Dear IPUMS CPS team,
I am currently analyzing trends in the coverage of employer-provided health insurance focusing on certain occupations, using the CPS dataset. In my analysis, I have been utilizing HINSEMP, a summary health insurance variable created by SHADAC. However, due to its limited availability (1996-2013), I have been exploring alternative approaches to measure coverage.
I have considered using GRPOWNLY (and INCLUGH), which measures policyholder status for employment-based health insurance and is available over a longer time span. However, I’ve noticed significant differences when using these variables. For instance, with HINSEMP, the proportion of Black workers covered by employer-provided health insurance appears significantly lower compared to white, non-Hispanic workers. But when using GRPOWNLY/INCLUGH, the share of Black workers who are policyholders of employment-based insurance appears much higher.
It seems these variables may be measuring different aspects. Could you offer guidance on how to understand GRPOWNLY/INCLUGH versus HINSEMP? Do they measure similar aspects of health insurance coverage, or are there distinct differences I should be aware of?
Thank you so much for your assistance in understanding these variables better.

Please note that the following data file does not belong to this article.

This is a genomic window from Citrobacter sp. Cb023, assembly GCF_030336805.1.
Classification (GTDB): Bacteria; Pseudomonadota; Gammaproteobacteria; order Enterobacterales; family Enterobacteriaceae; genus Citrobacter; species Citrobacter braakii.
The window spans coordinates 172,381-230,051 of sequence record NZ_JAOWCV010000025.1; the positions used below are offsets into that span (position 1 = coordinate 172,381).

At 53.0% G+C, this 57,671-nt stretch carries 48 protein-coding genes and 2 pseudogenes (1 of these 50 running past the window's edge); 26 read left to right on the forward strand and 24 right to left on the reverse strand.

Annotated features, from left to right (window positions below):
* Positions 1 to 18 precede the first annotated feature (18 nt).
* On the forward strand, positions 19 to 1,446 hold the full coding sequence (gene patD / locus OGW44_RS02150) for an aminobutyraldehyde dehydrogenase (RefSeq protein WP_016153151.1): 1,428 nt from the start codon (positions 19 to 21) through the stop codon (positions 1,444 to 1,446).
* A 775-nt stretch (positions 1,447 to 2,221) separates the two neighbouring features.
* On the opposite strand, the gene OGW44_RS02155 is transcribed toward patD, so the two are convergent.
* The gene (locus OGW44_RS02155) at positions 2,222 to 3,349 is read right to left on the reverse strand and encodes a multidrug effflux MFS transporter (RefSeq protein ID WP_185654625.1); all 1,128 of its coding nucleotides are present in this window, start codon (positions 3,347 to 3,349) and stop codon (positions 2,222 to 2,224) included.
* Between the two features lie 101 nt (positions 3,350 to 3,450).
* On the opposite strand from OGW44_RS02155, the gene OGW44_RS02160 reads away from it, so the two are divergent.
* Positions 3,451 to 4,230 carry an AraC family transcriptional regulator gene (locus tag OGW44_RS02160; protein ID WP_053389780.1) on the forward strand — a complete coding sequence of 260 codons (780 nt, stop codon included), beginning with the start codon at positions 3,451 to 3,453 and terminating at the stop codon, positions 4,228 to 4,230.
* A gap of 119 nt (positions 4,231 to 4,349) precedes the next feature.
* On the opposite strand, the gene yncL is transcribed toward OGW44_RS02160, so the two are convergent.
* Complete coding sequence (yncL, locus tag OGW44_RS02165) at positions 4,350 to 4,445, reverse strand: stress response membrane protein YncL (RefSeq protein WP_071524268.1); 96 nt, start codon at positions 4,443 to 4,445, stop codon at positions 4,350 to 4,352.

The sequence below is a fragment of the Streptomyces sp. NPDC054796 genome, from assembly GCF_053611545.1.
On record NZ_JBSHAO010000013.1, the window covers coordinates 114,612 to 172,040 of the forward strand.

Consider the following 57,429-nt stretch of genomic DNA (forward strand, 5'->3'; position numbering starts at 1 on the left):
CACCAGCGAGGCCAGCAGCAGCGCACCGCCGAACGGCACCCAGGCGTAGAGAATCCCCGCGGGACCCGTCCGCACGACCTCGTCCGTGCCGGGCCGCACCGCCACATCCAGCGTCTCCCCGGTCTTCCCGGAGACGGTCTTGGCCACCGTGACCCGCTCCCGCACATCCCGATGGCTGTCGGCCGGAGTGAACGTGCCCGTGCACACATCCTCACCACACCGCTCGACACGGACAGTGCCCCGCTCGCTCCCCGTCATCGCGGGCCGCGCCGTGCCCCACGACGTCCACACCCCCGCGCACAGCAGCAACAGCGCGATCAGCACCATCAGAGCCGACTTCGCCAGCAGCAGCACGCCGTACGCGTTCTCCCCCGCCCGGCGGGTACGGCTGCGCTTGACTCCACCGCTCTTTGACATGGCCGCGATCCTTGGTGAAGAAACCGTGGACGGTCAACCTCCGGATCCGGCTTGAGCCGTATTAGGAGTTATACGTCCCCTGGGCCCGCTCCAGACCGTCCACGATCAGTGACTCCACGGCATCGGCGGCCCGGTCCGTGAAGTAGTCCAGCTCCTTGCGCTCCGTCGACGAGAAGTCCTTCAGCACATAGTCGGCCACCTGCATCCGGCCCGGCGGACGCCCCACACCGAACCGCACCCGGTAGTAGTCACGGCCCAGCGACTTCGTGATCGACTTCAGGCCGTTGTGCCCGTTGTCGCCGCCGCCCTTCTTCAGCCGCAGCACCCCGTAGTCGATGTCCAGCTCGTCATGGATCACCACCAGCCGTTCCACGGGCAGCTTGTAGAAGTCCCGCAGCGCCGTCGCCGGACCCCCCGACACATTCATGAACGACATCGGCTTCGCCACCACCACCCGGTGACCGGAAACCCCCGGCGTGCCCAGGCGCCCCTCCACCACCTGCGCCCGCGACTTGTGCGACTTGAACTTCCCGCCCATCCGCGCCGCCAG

Thank you for your patience as we looked into your question.
I believe the differences you are observing between these variables is a result of different universes (i.e., whose responses were recorded for each question). HINSEMP indicates whether respondents had any employer-sponsored health insurance coverage during the previous year with data recorded for all persons, both policyholders and non-policyholders (see the universe tab for HINSEMP). INCLUGH is only asked of persons 15+ who had private (nongovernmental) insurance in their own name during the previous calendar year, so anyone who did not have the policy in their name is automatically coded “NIU” (not in universe) for this variable, even if they are covered by someone else’s policy. Similarly, GRPOWNLY indicates whether, during the previous calendar year, the respondent was the policyholder for group health insurance that was related to current or past employment. Someone who is coded as “no” may still be covered by an employee-sponsored plan, but will be coded as no because they aren’t the policyholder.
For a more comparable variable, you may be interested in GRPCOVLY or GRPCOVNW, which include all persons (i.e., policyholders and non-policyholders). However, these variables are only available for the 2019-2023 ASEC samples.
You may also be interested in GRPTYPLY, which is an alternative variable that is available for a larger range of years (1996-2023). This variable indicates the type of employer-based coverage the employee had last year: self only, family, or self plus one. The variable description provides additional information about related variables that may be helpful to you. If you chose to use this variable, I may suggest you use this instead of HINSEMP rather than in combination with HINSEMP to ensure you are using a comparable variable across time.
If you would prefer to use HINSEMP, you may also be interested in using HINSEMP via IPUMS USA, which provides the employer-provided health insurance variable for the American Community Survey (ACS) from 2008-present.
I hope this helps. Please let me know if you have additional questions.